“Frustration” was the word Congresswoman Abby Finkenauer often used to describe the mood of her agricultural constituents during a trip throughout her district last week. On Wednesday, Finkenauer met with multiple groups of concerned farmers, manufacturers and ethanol producers, many of whom told her they were at their wits’ end with the president’s trade disputes and undermining of Iowa’s ethanol industry.
“We brought folks together on this issue and we had one woman literally look us in the eye in that committee, saying that she’s telling her three sons right now not to go into farming because she’s worried about her future,” said Finkenauer, describing a House committee meeting to a group gathered at the County Line Feed Mill in La Porte City.
Finkenauer, elected in 2018 to represent eastern Iowa’s 1st Congressional District, first flexed her political muscle in the Iowa Legislature, particularly in the Republican-controlled session of 2017 that brought about devastating changes to collective bargaining rights and further eroded the strength of labor groups.
Now in the U.S. House of Representatives, when Finkenauer talks about the impact of Republican President Donald Trump’s policies on Iowa’s farming economy, it’s not partisan, it’s personal.
“Immediately I thought of my sister and brother-in-law who have a two-year-old and now they have a little four-week-old at home, too … and they want to pass that farm on, and they’re worried,” she said.
Wednesday morning at the feed mill in Blackhawk County and at the Blackhawk County Corn and Soybean Plot, Finkenauer heard from constituents struggling to make a profit at a time when commodity prices are low, demand has deteriorated and market uncertainty is running rampant.
“We’re all frustrated with how long this is taking,” Finkenauer said, of Trump’s prolonged trade war. “Anything we can do to make sure, again, that they know what’s actually happening on the ground. This is not just some trade war on Twitter or anything like that, this is people’s lives, this is the future of our state.”
Bill Northey, undersecretary for farm production and conservation at the U.S. Department of Agriculture, and a former secretary of agriculture in Iowa, also joined Finkenauer on her district visits.
On Thursday, Northey and Iowa Rep. Cindy Axne held a roundtable discussion with industry leaders in Des Moines.
When asked in La Porte City what advice Northey had for young farmers working to keep their family business afloat, he was hopeful prices eventually would bounce back and new trading routes would open.
“I would argue that for the long term, the world needs what we do in agriculture,” he said. “We still have, I would argue, the best agriculture in the world, and we’re going to have, I believe, trade policies that’s going to let us take advantage of that. I certainly believe there’s going to be some opportunities for renewable fuels as well.”
As part of her visit, Finkenauer’s staff distributed copies of her eight-point plan to strengthen Iowa agriculture, encouraging the group to make suggestions and provide feedback.
Her priorities included: easing regulatory burdens for farmers and producers; promoting the state’s renewable fuel sector; and expanding commodity markets and reducing barriers to trade, in addition to other initiatives.
“I don’t care who’s sitting in that White House. I do not care if it is a Democrat, if it is a Republican,” Finkenauer said. “I want the president to be successful when it comes to these trade deals because, quite literally, the future of our state depends on it.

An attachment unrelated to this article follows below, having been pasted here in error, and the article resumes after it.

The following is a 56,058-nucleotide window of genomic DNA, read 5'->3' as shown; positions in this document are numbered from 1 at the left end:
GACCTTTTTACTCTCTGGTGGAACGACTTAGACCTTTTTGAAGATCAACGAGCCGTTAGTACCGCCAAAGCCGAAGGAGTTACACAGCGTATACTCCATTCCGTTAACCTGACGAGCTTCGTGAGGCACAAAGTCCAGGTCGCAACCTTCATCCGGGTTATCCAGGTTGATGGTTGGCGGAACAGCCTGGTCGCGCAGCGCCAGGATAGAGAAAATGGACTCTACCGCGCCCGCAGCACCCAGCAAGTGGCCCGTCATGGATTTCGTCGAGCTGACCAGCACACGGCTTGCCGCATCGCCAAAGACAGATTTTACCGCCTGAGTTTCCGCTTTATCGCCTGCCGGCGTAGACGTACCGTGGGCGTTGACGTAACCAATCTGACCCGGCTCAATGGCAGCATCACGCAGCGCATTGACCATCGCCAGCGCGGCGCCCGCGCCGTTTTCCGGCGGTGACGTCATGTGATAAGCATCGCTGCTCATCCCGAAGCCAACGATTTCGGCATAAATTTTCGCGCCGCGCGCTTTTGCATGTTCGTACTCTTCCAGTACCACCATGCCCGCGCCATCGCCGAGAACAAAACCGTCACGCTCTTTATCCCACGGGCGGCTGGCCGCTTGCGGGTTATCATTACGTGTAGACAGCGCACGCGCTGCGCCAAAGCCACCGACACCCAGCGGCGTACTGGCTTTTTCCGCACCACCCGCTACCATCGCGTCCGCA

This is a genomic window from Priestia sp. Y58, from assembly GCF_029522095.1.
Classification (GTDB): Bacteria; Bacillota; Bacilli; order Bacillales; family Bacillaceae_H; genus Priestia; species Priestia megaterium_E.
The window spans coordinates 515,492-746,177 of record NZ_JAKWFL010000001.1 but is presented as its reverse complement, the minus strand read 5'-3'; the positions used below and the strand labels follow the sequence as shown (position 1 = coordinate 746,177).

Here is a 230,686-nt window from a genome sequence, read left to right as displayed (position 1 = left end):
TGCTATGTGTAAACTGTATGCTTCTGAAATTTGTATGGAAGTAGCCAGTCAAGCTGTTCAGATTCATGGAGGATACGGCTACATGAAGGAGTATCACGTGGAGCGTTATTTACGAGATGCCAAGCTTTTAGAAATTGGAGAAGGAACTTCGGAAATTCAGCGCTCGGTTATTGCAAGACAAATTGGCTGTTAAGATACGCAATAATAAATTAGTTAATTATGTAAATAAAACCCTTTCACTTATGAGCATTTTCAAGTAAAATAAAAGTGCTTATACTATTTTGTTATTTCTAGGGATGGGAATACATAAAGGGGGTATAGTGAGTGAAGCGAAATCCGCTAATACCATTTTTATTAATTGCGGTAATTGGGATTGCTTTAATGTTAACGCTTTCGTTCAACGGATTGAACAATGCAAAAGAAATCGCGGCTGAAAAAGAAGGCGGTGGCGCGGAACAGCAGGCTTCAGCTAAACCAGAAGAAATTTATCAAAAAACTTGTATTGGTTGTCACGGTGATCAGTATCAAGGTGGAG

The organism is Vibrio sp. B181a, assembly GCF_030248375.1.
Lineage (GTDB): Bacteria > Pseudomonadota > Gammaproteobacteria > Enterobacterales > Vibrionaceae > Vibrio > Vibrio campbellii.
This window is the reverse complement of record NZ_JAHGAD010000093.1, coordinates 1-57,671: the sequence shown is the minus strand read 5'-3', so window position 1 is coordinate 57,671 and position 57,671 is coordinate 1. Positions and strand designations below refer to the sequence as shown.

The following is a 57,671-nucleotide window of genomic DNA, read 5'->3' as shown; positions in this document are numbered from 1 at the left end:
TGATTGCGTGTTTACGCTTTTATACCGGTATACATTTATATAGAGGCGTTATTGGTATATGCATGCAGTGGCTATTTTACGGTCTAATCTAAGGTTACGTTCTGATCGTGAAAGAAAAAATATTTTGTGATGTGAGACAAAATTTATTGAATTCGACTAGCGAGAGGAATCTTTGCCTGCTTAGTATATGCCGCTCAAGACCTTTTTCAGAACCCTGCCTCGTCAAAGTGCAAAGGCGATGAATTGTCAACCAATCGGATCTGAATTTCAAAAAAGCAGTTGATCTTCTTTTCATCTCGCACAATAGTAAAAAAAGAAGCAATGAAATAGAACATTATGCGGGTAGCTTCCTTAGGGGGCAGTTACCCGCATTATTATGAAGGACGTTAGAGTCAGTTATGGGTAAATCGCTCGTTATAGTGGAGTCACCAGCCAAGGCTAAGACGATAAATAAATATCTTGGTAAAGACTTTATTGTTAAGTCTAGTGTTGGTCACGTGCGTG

“When I say it’s my family and when I say it’s my neighbors, I mean it.”
Both groups that Finkenauer visited wanted an update on the status of the United States-Mexico-Canada Agreement [USMCA], Trump’s trade agreement meant to replace the current policies of NAFTA.
The USMCA was approved by the nations’ three leaders in 2018, but still must be ratified by legislators in the U.S. and Canada before it can take effect. Mexican lawmakers approved the deal in June.
Northey, a Republican and an advocate of the plan, said USMCA was “a clear win for agriculture.”
“I think passage of that creates momentum for the conversations that we need to have with China, as well,” he said. “I think if we delay too long, certainly if it doesn’t pass, I think that undermines the credibility for all of us on trade and limits our ability to make the progress on trade.”
Despite accusations against House Democrats that leadership is slow-walking the agreement as an affront to President Trump, Finkenauer said she wanted to see USMCA voted on and approved, but the party was working on provisions in the bill related to prescription drug prices before moving it to the floor.
“I want to make sure that we get something done and we get it done sooner than later,” she said. “I’m frustrated at the length of time that it has taken.”
When Congress resumes its work next month, Finkenauer said she would continue to uplift the experiences of Iowans in an effort to get the Trump Administration to pay attention to the damage caused by his trade war and refinery waivers.
Last week, Finkenauer led a bipartisan group of House members in calling for an investigation by the Government Accountability Office into the Environmental Protection Agency’s use of Small Refinery Exemptions. Since Trump took office, an unprecedented 85 waivers have been granted to oil companies, allowing them to skirt regulations requiring they blend ethanol into their products.
“When you go after my neighbors and my family — and that’s quite literally who we’re talking about here, in this district — I’m going to call you out on it and I’m going to make sure that the folks in this district are heard,” Finkenauer told Starting Line. “And that, again, is not me being partisan or anything like that, it’s me being an Iowan and caring about our future. I wish there was more people in Washington doing the same.”
By Elizabeth Meyer